This story about adjusting overnight practices to allow residents to sleep without being woken up throughout the night was originally published in our October Newsletter. Pat Maben, RN, MN, comments on the effectiveness and particulars of these practices.
The story from Rosedale Green is an example of integrating a deep knowing of the resident, allowing residents to live their own lives and using evidence based care. For too long those of us in long-term care have required residents to adapt to schedules that reflect the needs of the community and not the usual rhythm of the resident’s day.
Research studies in the past ten years in nursing homes conclude that awakening residents at night can cause sleep deprivation. Sleep deprivation can lead to depression, confusion and agitation. Residents are awakened by noise in the hallway, staff entering room to restock supplies, turning on the overhead light to check and change incontinence briefs, and repositioning residents every two hours routinely. Collection of laboratory samples and scheduled administration of medications on the night shift is a common practice. As Action Pact’s clients work to create a resident-directed environment, one of the things we study is adapting clinical systems based on each resident’s individual choice, preference and rhythm of his/her day. In addition to bathing and medication administration, we focus on promoting adequate sleep for residents.
Part of the assessment process should include information about the resident’s usual sleep pattern. It is essential that information about the resident’s sleep patterns be obtained from the resident and/or family.
- What are your bedtime rituals i.e. bathe, read, listen to music etc.?
- Do you have a preferred bedtime snack?
- What time do you usually go to bed?
- Do you have to go to the bathroom at night? Is there a usual time?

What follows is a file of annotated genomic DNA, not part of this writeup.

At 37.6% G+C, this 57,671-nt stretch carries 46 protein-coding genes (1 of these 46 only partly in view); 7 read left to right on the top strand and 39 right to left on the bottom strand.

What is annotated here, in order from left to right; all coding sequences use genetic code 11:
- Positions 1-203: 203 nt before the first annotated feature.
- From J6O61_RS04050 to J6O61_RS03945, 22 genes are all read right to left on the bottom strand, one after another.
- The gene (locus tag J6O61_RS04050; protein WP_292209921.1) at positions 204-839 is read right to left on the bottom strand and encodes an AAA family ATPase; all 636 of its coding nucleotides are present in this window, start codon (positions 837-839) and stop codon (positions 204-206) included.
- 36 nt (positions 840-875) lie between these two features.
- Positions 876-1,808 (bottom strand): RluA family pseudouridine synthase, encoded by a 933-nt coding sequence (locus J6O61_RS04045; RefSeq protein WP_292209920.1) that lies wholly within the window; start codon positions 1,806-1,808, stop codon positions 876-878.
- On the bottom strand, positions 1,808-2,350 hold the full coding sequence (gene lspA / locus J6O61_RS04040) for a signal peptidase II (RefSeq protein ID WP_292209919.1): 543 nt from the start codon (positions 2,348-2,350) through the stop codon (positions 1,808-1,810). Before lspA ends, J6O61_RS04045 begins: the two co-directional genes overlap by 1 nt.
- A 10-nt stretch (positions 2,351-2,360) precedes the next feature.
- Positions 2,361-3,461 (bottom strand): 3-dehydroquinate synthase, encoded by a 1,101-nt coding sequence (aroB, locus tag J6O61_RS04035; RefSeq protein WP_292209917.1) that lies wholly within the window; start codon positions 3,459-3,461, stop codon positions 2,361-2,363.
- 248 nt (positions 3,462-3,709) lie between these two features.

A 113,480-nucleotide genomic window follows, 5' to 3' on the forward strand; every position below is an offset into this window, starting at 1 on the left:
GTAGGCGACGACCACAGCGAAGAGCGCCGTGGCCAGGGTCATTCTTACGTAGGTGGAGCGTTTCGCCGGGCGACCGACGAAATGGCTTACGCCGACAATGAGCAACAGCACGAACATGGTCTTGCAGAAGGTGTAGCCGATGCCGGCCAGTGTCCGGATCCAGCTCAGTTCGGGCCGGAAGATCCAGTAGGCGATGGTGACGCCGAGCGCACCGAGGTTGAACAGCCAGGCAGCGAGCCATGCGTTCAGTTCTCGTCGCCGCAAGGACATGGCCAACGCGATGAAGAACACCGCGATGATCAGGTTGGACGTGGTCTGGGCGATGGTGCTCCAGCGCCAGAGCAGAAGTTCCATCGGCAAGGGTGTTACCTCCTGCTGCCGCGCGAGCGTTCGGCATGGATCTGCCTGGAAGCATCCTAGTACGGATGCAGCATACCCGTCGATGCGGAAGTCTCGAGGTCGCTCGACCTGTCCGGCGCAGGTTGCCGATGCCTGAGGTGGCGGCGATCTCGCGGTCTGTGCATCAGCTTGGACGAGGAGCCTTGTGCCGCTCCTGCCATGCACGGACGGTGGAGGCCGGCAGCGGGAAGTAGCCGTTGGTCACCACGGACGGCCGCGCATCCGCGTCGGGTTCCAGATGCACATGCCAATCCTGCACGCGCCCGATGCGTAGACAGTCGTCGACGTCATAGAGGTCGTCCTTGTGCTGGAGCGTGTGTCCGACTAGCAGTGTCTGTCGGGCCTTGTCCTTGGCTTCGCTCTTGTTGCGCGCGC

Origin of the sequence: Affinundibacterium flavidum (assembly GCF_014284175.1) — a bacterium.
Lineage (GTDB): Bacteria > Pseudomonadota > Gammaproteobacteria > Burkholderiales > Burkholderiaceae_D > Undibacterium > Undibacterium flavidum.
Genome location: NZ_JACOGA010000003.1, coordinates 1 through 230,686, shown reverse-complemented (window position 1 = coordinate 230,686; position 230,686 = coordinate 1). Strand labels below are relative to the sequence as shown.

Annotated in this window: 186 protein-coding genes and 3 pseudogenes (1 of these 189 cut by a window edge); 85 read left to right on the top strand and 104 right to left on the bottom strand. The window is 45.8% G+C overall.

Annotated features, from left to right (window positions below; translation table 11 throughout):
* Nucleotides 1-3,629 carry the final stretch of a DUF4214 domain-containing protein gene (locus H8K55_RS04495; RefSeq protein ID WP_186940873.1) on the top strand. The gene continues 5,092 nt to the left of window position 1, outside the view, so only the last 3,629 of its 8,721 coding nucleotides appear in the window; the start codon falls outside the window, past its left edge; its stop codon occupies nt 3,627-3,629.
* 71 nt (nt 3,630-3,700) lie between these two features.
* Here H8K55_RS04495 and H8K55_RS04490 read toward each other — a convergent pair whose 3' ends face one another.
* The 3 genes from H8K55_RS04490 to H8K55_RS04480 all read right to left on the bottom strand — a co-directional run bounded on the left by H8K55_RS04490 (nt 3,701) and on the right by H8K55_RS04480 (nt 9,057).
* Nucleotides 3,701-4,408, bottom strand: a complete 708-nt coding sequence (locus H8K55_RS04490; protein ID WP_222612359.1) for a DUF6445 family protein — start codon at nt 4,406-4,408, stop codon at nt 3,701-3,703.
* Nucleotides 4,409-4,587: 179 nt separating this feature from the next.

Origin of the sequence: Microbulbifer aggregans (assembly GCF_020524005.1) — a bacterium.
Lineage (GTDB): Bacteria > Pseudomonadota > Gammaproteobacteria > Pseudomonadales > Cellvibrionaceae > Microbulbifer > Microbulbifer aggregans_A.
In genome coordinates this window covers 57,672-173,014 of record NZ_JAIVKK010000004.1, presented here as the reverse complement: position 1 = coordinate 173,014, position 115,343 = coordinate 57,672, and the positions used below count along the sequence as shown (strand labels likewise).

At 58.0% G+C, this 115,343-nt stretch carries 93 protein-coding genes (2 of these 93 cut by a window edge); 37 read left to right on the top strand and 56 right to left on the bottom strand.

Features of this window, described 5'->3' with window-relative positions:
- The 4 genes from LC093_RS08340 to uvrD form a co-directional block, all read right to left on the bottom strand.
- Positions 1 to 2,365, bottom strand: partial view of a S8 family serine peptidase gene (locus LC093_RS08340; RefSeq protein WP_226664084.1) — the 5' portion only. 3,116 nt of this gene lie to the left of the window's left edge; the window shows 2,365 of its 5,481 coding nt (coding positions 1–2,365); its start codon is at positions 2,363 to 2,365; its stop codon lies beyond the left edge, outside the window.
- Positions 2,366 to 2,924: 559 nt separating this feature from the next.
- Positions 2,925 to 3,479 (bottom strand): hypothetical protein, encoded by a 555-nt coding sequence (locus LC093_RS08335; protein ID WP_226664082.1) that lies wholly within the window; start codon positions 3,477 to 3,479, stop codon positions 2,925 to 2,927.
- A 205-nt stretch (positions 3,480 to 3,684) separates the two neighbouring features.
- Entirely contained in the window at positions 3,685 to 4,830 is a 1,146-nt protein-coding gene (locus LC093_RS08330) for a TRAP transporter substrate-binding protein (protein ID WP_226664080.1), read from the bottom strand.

- What disturbs your sleep?
- Is there anything that helps you to sleep?
- What time do you usually wake up in the morning?
Awakening residents every two hours to check and change incontinence briefs and reposition is an ingrained practice. Research studies have collected data on self-repositioning by residents at night. One study found that many of the residents that triggered the Pressure Ulcer RAP repositioned themselves. Night staff should assess residents at move in, hospital return or after a decline in functioning to determine whether they self-reposition. A nurse should evaluate if there is a need to assist with repositioning based on their risk for pressure ulcers. Repositioning residents by weight shifting can be done in a manner that does not awaken the resident, and has also be shown to be safe for residents with risk for pressure ulcers. The need for repositioning must be based on an assessment of each resident.
Additionally, there are incontinence briefs designed specifically for use at night. The material used in the brief is designed to wick urine away from the skin. The use of this type of brief has been demonstrated to be safe for residents that are not at high risk for pressure ulcers. Again the decision not to change a resident every two hours must be based on the individual resident’s condition.
Developing a sleep promotion team that includes night staff is one way to address this important issue. Night staff can be encouraged to review their own practices and to identify ways they can promote sleep for residents. Current practices that create situations where a resident is awakened at night need to be explored to determine if a change in policies and procedures need to be considered. Encourage the team to write and share their stories about the improvement of the lives of residents after implementing systems to promote sleep.
Patricia Maben, MN, RN, has experience as Director of Nursing in two nursing facilities and for 15 years was the Director of Long-Term Care Program for the State of Kansas. She served on the Case Mix and Quality Improvement Demonstration Project that developed the case mix reimbursement system for nursing facilities. Pat participated in an expert panel for the Quality Indicators project. She is the author of the Creating Home Policy and Procedure Manual in the Household Matters Toolkit.